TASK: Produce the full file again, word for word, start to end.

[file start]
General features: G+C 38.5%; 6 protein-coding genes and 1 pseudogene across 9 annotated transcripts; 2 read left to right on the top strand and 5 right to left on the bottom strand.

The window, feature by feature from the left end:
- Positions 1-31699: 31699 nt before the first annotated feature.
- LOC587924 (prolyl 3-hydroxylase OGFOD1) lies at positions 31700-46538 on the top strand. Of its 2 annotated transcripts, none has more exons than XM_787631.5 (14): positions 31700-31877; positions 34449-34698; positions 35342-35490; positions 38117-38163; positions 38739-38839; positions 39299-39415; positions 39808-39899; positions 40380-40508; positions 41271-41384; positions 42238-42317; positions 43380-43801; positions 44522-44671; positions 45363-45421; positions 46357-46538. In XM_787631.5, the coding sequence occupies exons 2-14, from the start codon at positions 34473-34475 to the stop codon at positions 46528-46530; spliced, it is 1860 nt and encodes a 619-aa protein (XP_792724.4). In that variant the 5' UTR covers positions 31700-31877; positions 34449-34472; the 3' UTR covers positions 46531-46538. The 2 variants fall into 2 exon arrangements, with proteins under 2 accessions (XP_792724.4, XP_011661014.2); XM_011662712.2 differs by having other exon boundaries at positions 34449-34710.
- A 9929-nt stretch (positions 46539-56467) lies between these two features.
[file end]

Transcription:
General features: G+C 38.5%; 6 protein-coding genes and 1 pseudogene across 9 annotated transcripts; 2 read left to right on the top strand and 5 right to left on the bottom strand.

The window, feature by feature from the left end:
- Positions 1-31699: 31699 nt before the first annotated feature.
- LOC587924 (prolyl 3-hydroxylase OGFOD1) lies at positions 31700-46538 on the top strand. Of its 2 annotated transcripts, none has more exons than XM_787631.5 (14): positions 31700-31877; positions 34449-34698; positions 35342-35490; positions 38117-38163; positions 38739-38839; positions 39299-39415; positions 39808-39899; positions 40380-40508; positions 41271-41384; positions 42238-42317; positions 43380-43801; positions 44522-44671; positions 45363-45421; positions 46357-46538. In XM_787631.5, the coding sequence occupies exons 2-14, from the start codon at positions 34473-34475 to the stop codon at positions 46528-46530; spliced, it is 1860 nt and encodes a 619-aa protein (XP_792724.4). In that variant the 5' UTR covers positions 31700-31877; positions 34449-34472; the 3' UTR covers positions 46531-46538. The 2 variants fall into 2 exon arrangements, with proteins under 2 accessions (XP_792724.4, XP_011661014.2); XM_011662712.2 differs by having other exon boundaries at positions 34449-34710.
- A 9929-nt stretch (positions 46539-56467) lies between these two features.